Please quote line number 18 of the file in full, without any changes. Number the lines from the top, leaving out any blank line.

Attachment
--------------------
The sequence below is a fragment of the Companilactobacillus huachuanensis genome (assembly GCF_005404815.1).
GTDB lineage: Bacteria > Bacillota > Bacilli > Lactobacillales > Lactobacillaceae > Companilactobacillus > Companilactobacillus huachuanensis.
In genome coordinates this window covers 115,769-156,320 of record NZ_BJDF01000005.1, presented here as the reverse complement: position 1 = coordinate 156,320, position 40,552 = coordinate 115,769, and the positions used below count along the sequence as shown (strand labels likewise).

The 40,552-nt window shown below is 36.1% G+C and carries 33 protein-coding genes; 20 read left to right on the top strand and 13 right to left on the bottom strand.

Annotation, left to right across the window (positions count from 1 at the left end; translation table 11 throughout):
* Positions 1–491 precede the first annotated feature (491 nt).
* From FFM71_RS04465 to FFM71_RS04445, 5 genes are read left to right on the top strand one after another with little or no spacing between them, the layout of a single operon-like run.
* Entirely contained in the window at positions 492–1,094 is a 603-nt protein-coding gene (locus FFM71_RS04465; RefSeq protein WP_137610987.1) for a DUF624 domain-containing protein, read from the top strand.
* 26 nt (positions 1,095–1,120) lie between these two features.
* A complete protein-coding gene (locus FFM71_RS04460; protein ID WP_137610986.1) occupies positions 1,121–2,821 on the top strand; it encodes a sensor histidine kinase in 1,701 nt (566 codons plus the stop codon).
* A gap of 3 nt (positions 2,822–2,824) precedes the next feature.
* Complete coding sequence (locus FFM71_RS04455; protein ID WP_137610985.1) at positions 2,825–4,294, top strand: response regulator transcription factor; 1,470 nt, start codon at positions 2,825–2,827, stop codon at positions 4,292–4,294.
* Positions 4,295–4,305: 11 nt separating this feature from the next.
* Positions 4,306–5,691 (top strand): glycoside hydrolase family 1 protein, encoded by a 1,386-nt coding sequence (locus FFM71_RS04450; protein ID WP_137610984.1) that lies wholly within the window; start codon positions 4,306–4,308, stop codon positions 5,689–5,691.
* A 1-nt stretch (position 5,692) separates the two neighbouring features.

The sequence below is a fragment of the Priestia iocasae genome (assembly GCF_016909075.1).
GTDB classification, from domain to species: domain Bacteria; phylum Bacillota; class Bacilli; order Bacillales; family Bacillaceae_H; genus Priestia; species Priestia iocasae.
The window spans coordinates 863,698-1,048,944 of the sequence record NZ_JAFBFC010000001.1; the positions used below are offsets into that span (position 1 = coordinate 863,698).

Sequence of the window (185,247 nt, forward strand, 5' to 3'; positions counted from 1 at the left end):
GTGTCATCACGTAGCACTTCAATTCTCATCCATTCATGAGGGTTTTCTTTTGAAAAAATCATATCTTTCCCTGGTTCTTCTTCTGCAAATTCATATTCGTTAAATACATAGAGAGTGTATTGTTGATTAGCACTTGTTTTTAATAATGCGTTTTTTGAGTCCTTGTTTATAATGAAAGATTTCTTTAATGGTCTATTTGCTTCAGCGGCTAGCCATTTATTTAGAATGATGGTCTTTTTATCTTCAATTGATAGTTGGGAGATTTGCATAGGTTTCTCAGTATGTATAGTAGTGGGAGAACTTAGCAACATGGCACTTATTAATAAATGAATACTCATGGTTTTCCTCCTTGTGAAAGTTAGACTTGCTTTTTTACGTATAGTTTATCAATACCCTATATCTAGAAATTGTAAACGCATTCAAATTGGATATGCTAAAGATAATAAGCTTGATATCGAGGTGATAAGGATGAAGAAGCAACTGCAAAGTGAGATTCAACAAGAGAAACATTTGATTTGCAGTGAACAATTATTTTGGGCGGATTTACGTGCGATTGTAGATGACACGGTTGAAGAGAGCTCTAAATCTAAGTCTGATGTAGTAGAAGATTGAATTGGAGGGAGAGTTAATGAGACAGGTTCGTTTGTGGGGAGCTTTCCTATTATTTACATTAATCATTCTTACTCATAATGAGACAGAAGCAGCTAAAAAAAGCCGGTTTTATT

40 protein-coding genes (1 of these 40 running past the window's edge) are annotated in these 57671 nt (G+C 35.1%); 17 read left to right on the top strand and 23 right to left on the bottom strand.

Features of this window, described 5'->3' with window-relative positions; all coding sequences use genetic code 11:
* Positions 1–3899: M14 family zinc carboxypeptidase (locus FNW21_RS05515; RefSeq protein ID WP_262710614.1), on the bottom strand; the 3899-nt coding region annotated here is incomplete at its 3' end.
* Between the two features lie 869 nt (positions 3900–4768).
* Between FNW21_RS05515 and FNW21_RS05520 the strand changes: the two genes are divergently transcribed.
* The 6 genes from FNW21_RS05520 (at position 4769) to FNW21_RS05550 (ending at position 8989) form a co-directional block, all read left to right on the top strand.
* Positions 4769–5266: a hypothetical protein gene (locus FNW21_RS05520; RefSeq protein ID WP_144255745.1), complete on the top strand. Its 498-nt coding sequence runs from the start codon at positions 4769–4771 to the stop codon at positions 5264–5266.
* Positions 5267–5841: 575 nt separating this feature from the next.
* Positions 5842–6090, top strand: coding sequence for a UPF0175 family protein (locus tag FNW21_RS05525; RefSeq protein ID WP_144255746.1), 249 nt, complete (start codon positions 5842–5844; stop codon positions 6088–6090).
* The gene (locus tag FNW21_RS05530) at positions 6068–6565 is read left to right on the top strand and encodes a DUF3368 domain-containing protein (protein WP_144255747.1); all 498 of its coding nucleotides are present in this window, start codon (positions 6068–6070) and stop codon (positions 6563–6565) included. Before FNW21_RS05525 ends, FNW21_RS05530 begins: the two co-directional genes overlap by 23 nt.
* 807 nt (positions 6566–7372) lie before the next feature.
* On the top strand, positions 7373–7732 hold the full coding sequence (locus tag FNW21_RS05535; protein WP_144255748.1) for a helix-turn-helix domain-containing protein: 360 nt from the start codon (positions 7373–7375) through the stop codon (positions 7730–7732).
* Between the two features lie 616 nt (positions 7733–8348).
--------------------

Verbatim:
The window spans coordinates 863,698-1,048,944 of the sequence record NZ_JAFBFC010000001.1; the positions used below are offsets into that span (position 1 = coordinate 863,698).